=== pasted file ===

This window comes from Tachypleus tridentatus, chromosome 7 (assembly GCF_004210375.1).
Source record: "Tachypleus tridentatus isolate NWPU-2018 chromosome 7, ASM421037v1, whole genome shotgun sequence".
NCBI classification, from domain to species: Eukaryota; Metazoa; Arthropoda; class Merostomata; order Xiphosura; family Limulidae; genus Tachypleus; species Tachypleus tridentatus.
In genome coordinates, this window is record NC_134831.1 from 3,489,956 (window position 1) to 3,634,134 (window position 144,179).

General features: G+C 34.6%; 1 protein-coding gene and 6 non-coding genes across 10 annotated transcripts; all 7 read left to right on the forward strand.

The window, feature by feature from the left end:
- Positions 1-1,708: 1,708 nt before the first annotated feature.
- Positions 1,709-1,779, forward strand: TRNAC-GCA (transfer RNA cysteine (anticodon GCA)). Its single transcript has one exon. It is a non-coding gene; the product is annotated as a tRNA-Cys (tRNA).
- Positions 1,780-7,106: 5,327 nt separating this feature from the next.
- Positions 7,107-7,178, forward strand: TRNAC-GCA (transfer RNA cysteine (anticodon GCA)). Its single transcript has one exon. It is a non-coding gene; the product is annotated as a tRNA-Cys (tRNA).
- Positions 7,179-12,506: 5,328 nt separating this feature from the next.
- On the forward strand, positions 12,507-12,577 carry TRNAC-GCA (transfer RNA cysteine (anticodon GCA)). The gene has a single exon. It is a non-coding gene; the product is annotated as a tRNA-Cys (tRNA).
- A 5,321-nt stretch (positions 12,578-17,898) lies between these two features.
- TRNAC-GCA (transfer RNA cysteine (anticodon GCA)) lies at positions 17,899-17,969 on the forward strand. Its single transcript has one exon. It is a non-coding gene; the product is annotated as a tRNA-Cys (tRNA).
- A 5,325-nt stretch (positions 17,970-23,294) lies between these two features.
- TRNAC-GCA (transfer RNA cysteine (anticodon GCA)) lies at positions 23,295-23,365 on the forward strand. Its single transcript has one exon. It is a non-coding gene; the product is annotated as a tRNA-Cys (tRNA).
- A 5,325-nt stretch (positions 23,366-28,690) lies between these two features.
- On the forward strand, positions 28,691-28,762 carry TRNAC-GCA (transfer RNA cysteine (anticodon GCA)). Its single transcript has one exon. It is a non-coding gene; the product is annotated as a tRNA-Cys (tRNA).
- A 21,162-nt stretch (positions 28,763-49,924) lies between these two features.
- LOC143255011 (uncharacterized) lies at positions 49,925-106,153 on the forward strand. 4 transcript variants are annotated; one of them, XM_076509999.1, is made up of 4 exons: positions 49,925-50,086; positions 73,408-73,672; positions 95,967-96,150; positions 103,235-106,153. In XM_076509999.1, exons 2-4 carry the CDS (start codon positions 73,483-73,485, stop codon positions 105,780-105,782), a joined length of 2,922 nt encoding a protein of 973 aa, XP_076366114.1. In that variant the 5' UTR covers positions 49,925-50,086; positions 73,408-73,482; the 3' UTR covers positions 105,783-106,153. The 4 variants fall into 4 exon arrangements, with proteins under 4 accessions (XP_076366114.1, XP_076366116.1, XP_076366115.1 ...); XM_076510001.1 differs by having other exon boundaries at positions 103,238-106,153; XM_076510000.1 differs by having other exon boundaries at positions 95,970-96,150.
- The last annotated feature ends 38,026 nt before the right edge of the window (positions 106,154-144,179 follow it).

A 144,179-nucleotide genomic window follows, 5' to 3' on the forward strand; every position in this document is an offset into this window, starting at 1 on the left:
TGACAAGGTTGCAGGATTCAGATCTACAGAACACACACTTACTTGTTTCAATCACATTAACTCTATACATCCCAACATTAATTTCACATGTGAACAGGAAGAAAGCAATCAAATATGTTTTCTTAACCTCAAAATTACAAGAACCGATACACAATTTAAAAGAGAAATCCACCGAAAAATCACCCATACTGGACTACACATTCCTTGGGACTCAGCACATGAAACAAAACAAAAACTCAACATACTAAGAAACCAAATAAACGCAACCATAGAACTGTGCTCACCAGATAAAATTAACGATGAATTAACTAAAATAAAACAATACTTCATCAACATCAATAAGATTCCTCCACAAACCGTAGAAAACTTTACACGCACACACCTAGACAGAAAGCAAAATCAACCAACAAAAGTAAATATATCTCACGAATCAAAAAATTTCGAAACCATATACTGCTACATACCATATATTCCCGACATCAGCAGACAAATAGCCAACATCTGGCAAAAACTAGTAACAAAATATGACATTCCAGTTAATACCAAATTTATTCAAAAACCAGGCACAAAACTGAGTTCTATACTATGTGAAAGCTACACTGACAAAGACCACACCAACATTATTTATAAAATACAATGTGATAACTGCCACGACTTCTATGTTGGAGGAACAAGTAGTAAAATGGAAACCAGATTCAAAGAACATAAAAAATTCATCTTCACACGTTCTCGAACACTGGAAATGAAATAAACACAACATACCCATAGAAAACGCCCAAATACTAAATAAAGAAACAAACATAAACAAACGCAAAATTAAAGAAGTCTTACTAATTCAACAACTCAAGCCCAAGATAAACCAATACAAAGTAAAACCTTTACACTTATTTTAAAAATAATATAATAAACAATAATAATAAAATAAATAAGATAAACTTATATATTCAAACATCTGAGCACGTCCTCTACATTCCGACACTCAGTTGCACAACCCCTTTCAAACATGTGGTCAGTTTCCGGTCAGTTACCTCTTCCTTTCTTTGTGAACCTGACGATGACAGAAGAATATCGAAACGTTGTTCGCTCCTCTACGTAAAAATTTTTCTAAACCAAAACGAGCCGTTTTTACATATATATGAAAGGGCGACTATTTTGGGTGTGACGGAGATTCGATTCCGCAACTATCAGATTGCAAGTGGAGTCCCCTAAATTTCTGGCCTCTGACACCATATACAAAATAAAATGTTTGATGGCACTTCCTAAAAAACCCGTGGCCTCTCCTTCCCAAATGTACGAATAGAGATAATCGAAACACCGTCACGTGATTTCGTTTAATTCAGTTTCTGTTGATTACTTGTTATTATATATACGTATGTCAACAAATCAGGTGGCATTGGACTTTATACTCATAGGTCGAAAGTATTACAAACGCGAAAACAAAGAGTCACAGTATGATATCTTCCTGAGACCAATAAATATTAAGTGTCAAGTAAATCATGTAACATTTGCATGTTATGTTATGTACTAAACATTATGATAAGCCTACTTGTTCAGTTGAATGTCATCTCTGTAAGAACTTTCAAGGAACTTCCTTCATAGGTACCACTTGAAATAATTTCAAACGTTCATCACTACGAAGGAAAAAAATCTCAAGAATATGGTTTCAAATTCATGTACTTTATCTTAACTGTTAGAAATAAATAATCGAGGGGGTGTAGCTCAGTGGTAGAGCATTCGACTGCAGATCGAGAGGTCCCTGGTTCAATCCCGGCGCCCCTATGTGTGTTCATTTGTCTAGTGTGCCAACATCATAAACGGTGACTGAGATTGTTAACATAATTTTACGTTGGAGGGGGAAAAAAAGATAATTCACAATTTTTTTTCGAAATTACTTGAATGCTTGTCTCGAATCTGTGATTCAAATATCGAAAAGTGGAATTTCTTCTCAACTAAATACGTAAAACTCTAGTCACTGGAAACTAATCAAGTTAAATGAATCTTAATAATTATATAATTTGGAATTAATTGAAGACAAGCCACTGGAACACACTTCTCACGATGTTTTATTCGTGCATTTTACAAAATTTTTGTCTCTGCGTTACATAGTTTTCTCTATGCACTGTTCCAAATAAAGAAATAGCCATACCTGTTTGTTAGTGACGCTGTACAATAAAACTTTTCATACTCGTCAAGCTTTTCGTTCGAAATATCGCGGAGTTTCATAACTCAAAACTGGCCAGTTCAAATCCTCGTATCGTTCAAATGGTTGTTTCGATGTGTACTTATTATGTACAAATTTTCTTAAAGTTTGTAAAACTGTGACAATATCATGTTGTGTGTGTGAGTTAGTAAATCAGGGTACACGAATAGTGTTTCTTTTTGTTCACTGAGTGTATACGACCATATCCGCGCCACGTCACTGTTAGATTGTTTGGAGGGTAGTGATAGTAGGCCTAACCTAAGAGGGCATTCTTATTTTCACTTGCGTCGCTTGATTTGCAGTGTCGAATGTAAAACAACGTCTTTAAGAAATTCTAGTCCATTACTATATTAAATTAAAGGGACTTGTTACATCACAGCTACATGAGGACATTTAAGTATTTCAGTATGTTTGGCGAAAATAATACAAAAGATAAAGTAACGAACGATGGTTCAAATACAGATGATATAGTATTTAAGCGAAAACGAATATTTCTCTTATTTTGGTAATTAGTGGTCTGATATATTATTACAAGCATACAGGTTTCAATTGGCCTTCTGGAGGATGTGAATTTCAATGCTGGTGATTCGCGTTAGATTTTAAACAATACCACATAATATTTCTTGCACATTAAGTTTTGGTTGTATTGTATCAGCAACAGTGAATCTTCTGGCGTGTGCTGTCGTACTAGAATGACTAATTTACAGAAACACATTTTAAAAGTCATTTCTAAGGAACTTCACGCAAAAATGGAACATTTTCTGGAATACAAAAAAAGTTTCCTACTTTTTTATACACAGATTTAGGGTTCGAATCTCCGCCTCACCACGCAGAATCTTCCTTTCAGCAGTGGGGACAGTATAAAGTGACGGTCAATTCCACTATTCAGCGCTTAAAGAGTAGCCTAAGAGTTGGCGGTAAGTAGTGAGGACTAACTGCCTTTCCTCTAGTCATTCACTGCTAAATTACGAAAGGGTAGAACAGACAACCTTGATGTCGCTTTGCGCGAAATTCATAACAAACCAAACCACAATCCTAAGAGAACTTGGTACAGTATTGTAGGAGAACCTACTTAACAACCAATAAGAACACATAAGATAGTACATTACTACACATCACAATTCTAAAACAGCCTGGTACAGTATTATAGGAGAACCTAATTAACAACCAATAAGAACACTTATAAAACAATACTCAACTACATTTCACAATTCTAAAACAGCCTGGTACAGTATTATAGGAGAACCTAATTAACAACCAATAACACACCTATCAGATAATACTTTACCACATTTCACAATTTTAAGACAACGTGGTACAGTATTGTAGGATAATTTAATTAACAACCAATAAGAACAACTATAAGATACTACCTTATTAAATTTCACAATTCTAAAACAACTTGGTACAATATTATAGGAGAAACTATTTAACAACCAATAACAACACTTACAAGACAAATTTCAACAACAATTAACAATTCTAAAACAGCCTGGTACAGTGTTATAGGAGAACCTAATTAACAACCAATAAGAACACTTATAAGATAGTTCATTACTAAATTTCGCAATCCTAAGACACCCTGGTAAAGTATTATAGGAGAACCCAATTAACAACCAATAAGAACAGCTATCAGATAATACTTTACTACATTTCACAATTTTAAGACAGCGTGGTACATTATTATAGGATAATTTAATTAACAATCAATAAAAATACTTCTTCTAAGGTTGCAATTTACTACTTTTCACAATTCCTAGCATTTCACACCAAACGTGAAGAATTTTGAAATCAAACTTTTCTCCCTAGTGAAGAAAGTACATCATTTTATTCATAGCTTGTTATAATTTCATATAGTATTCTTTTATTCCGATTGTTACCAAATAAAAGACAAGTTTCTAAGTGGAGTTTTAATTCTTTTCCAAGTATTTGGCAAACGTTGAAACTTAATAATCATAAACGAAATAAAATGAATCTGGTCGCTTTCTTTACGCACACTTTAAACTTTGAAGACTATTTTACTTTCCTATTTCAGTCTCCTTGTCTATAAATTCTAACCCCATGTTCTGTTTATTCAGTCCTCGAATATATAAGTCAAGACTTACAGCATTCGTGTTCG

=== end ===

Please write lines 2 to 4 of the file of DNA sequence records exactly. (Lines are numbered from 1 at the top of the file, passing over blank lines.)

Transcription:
Source record: "Tachypleus tridentatus isolate NWPU-2018 chromosome 7, ASM421037v1, whole genome shotgun sequence".
NCBI classification, from domain to species: Eukaryota; Metazoa; Arthropoda; class Merostomata; order Xiphosura; family Limulidae; genus Tachypleus; species Tachypleus tridentatus.
In genome coordinates, this window is record NC_134831.1 from 3,489,956 (window position 1) to 3,634,134 (window position 144,179).